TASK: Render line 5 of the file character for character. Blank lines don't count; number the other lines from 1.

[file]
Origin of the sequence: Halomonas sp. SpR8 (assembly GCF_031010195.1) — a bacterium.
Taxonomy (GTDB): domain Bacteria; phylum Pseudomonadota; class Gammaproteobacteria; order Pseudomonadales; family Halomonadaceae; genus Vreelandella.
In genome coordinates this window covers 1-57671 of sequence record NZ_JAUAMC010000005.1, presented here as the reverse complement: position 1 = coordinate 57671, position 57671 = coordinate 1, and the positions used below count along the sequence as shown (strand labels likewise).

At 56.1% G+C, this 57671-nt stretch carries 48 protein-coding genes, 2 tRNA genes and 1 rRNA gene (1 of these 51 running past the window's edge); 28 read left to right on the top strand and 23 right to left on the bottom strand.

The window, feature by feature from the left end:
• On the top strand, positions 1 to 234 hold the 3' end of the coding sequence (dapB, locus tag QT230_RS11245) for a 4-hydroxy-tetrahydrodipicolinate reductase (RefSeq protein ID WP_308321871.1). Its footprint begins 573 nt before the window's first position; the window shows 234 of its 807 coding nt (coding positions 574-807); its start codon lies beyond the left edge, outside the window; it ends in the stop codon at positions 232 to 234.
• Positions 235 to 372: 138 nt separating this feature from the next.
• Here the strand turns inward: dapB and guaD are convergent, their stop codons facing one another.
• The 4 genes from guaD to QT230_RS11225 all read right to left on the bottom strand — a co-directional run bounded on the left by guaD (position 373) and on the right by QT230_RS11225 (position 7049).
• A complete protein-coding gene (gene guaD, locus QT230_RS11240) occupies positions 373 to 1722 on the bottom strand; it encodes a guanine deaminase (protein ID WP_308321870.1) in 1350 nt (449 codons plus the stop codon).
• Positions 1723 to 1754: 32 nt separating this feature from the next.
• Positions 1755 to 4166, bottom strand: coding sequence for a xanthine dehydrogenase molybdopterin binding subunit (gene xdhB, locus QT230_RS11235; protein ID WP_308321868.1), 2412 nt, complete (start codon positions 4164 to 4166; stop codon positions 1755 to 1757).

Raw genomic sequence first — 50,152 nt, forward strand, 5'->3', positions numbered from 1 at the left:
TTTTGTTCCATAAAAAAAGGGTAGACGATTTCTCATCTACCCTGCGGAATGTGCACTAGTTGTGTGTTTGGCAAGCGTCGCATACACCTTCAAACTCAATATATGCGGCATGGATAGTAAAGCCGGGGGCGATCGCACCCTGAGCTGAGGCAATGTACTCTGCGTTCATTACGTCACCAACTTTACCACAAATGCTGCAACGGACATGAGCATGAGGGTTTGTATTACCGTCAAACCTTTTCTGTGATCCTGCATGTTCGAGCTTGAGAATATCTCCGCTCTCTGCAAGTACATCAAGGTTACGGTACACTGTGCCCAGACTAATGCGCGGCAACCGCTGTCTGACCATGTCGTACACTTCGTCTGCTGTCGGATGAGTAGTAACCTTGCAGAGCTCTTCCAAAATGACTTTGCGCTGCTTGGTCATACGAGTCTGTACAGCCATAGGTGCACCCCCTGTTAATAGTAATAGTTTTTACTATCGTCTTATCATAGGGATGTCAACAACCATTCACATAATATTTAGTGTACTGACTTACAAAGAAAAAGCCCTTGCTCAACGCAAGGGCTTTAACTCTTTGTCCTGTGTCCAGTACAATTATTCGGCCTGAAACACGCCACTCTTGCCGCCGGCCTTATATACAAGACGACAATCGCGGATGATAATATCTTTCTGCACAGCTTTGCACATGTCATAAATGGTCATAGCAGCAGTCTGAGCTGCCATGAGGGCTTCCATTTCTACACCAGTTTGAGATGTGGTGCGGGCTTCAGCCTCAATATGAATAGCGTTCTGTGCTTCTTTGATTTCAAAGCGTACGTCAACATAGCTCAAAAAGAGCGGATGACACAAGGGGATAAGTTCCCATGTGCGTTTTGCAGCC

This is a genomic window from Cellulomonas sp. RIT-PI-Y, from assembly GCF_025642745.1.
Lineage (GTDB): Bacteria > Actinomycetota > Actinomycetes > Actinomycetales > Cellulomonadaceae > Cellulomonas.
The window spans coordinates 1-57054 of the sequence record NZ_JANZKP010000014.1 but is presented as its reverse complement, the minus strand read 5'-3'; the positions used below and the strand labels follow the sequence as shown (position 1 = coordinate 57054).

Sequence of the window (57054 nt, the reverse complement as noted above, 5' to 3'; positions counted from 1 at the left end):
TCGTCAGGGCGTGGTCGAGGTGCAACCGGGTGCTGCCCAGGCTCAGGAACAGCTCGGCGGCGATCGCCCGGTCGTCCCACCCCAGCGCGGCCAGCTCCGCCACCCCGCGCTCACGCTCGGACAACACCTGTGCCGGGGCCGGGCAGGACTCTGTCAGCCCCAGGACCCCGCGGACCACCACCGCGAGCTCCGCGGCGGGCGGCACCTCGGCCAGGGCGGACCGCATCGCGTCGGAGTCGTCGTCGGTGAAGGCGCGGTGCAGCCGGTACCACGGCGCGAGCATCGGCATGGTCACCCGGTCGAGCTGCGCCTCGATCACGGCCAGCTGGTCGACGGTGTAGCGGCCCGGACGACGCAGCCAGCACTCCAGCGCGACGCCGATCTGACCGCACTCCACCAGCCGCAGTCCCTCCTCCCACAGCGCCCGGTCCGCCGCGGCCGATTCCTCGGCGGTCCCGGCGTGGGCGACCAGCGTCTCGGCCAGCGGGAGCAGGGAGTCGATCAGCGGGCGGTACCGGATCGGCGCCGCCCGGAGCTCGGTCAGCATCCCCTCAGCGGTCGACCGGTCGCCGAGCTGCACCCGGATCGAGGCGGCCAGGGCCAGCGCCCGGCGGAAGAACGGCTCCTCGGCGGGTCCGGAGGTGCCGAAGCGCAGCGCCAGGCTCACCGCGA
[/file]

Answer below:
The window, feature by feature from the left end: